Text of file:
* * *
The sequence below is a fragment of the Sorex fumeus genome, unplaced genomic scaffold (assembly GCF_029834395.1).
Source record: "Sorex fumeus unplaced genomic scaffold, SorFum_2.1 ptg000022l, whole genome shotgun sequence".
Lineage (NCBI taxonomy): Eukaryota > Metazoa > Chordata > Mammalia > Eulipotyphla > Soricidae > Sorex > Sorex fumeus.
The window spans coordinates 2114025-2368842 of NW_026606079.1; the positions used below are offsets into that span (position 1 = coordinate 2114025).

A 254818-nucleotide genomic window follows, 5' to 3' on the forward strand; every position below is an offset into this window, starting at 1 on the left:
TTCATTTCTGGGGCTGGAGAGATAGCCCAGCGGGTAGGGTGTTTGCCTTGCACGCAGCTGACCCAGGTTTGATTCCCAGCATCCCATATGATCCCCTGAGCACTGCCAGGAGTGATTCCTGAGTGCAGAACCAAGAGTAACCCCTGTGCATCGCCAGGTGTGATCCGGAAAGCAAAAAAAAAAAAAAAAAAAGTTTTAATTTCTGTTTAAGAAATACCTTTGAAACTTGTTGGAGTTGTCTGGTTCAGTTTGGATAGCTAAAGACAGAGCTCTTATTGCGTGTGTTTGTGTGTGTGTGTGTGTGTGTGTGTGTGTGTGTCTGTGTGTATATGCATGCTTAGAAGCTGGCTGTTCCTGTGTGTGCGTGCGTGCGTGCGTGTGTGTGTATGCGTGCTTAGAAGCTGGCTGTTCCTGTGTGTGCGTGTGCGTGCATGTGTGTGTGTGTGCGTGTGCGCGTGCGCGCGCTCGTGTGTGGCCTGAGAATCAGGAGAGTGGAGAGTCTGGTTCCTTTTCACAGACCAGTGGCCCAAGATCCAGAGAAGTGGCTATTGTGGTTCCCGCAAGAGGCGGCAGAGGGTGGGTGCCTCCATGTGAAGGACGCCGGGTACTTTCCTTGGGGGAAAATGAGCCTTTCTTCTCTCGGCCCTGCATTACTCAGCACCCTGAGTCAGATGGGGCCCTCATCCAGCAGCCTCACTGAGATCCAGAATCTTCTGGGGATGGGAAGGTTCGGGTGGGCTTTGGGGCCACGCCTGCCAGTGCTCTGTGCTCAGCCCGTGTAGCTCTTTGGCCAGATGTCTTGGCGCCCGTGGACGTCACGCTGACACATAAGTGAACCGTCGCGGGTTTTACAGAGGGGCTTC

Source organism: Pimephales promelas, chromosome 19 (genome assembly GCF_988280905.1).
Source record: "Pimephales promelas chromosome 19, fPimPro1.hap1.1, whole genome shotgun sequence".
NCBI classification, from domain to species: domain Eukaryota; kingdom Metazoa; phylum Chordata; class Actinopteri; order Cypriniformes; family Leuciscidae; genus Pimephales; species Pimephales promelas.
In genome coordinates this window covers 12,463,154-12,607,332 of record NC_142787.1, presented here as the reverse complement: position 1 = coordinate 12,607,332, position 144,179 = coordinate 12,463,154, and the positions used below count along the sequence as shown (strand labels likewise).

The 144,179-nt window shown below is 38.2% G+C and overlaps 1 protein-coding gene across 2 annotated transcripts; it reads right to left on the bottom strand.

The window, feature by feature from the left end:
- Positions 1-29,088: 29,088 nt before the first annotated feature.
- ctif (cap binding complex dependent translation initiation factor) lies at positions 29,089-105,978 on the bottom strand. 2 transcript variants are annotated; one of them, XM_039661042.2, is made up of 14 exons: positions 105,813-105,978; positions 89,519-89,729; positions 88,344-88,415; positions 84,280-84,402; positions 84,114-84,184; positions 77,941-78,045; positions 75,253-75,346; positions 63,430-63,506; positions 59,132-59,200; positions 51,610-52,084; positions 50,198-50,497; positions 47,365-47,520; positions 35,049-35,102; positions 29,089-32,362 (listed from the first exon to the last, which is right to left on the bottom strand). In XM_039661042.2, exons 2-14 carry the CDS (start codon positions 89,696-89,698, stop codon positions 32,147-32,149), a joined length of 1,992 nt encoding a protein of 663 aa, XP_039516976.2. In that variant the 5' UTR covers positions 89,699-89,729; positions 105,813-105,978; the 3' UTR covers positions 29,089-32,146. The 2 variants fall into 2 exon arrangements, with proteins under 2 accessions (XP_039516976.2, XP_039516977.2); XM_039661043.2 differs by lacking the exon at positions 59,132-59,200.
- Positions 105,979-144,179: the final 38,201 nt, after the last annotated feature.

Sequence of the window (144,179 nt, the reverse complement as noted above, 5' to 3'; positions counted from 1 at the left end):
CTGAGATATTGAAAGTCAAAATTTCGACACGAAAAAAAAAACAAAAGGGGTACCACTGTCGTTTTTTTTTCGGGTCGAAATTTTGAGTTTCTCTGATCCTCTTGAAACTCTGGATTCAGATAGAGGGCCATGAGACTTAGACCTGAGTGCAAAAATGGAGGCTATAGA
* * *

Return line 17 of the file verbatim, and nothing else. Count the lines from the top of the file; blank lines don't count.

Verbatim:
CTGAGATATTGAAAGTCAAAATTTCGACACGAAAAAAAAAACAAAAGGGGTACCACTGTCGTTTTTTTTTCGGGTCGAAATTTTGAGTTTCTCTGATCCTCTTGAAACTCTGGATTCAGATAGAGGGCCATGAGACTTAGACCTGAGTGCAAAAATGGAGGCTATAGA